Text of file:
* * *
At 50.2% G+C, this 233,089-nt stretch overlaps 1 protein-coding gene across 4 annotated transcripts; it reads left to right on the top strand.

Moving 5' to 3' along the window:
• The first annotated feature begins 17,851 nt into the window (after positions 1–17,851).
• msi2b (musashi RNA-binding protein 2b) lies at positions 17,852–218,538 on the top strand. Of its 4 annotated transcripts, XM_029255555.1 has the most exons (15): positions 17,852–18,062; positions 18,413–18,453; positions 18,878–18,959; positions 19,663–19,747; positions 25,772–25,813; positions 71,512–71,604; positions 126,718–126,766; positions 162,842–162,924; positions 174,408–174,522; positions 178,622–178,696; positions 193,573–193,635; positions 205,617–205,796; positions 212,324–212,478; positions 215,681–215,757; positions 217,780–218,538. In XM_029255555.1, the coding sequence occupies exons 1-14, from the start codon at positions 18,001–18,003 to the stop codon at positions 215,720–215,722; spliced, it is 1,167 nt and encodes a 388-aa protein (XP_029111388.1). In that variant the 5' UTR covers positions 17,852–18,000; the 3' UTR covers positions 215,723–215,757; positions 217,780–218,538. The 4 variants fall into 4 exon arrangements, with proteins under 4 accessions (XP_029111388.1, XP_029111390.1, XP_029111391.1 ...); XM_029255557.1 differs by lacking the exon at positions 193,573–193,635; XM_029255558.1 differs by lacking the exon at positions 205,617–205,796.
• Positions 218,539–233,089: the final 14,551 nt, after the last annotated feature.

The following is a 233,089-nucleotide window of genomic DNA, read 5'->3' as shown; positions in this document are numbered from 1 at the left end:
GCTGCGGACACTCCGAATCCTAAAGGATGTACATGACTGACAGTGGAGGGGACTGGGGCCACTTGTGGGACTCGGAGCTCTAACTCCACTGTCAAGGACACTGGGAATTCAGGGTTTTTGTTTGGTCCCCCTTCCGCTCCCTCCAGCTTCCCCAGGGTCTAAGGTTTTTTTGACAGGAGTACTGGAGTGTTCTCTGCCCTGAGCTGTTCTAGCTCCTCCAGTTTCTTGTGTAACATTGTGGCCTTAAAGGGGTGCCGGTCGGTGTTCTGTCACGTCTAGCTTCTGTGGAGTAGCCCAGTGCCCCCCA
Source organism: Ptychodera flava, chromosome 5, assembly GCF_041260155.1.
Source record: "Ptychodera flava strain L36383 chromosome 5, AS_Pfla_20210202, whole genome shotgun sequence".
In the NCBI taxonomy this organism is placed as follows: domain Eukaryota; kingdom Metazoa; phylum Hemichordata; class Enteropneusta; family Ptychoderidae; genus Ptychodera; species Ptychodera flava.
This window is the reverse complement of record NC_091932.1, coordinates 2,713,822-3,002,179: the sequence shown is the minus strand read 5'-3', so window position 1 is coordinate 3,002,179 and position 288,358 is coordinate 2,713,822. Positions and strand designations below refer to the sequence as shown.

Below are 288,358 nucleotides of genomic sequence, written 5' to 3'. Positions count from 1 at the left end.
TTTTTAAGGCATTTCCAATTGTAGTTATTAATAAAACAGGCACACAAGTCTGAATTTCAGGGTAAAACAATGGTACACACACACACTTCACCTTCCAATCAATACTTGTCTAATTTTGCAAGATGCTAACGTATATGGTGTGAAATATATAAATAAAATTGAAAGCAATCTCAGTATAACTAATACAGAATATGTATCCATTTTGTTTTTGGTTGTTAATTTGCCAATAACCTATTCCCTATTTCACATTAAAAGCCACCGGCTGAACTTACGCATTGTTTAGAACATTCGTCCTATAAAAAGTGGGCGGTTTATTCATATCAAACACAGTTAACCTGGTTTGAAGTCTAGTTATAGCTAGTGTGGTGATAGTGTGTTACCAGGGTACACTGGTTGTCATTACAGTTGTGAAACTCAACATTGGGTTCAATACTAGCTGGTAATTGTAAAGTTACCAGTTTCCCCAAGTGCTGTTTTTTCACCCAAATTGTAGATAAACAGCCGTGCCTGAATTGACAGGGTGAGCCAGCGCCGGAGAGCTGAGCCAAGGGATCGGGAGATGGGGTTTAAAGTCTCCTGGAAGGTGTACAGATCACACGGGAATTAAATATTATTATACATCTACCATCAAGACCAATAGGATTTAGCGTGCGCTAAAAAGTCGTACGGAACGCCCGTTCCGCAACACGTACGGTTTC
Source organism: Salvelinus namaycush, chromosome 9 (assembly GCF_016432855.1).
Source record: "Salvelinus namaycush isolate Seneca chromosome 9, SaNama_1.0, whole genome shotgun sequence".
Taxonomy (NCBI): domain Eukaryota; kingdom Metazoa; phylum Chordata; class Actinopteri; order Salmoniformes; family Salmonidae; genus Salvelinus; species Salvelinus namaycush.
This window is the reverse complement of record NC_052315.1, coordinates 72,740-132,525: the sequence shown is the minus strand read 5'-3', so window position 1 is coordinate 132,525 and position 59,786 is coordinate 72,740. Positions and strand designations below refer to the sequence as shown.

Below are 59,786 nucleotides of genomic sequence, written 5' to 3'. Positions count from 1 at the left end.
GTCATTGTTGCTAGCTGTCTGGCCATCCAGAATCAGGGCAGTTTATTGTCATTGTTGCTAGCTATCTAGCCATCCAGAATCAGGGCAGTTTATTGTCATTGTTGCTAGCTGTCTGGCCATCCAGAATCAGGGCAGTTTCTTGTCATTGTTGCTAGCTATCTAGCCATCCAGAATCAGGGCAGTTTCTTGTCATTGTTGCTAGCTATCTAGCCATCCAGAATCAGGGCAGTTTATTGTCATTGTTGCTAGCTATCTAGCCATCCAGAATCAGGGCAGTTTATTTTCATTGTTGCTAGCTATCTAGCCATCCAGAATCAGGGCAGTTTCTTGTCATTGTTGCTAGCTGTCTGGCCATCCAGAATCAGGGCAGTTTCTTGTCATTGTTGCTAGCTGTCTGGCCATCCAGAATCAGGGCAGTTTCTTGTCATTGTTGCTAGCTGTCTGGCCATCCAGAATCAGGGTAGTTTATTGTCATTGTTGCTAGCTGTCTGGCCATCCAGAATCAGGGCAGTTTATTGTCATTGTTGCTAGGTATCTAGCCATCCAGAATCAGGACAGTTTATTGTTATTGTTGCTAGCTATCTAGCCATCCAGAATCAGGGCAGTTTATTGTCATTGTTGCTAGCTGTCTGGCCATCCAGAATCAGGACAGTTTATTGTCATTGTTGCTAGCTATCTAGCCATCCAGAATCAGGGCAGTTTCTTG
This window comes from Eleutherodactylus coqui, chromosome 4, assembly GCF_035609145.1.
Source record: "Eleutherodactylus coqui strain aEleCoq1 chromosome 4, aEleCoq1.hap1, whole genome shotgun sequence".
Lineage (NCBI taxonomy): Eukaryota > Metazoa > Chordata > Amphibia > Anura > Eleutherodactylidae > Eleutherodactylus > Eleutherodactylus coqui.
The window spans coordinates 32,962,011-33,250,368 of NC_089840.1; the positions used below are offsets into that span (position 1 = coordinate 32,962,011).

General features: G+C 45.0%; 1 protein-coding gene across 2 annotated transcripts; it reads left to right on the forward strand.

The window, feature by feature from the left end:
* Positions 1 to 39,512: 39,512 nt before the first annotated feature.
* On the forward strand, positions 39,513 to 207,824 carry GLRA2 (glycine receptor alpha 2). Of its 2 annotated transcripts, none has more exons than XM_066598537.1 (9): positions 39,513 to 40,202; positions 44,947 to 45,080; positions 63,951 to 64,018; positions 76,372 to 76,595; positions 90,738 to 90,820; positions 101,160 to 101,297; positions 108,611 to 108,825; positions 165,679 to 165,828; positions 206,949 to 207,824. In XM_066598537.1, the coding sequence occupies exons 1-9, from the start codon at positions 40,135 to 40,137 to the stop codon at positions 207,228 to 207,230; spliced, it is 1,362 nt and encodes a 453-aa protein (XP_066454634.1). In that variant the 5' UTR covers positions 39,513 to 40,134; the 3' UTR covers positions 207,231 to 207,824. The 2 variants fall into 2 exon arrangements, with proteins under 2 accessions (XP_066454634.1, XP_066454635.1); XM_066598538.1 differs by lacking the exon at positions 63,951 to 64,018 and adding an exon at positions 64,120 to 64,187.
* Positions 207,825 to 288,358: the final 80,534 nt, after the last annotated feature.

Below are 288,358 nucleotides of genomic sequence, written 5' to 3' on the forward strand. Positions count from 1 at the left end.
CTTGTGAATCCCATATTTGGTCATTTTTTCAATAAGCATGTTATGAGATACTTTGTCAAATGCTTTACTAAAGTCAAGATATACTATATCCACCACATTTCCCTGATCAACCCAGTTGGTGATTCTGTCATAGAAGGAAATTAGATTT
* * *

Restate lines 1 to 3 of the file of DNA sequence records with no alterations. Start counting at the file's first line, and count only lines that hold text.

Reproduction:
At 50.2% G+C, this 233,089-nt stretch overlaps 1 protein-coding gene across 4 annotated transcripts; it reads left to right on the top strand.

Moving 5' to 3' along the window:
• The first annotated feature begins 17,851 nt into the window (after positions 1–17,851).